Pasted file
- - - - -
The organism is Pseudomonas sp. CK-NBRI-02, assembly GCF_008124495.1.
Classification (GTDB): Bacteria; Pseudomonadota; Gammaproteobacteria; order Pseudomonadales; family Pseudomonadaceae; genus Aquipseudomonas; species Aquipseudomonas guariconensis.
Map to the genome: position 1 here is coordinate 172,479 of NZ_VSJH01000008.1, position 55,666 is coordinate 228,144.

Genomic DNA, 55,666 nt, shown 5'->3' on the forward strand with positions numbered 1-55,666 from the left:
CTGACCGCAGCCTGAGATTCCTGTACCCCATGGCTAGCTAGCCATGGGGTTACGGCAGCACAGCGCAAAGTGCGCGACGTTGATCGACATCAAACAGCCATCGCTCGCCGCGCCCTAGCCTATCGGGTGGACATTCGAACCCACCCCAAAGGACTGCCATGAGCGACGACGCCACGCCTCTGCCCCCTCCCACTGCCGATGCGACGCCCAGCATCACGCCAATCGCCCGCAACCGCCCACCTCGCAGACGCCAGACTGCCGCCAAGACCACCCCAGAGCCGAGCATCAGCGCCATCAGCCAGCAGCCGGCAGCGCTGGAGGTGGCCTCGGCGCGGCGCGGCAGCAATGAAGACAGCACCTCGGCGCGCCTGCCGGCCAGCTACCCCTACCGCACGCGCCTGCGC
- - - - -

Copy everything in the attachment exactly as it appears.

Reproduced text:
The organism is Pseudomonas sp. CK-NBRI-02, assembly GCF_008124495.1.
Classification (GTDB): Bacteria; Pseudomonadota; Gammaproteobacteria; order Pseudomonadales; family Pseudomonadaceae; genus Aquipseudomonas; species Aquipseudomonas guariconensis.
Map to the genome: position 1 here is coordinate 172,479 of NZ_VSJH01000008.1, position 55,666 is coordinate 228,144.

Genomic DNA, 55,666 nt, shown 5'->3' on the forward strand with positions numbered 1-55,666 from the left:
CTGACCGCAGCCTGAGATTCCTGTACCCCATGGCTAGCTAGCCATGGGGTTACGGCAGCACAGCGCAAAGTGCGCGACGTTGATCGACATCAAACAGCCATCGCTCGCCGCGCCCTAGCCTATCGGGTGGACATTCGAACCCACCCCAAAGGACTGCCATGAGCGACGACGCCACGCCTCTGCCCCCTCCCACTGCCGATGCGACGCCCAGCATCACGCCAATCGCCCGCAACCGCCCACCTCGCAGACGCCAGACTGCCGCCAAGACCACCCCAGAGCCGAGCATCAGCGCCATCAGCCAGCAGCCGGCAGCGCTGGAGGTGGCCTCGGCGCGGCGCGGCAGCAATGAAGACAGCACCTCGGCGCGCCTGCCGGCCAGCTACCCCTACCGCACGCGCCTGCGC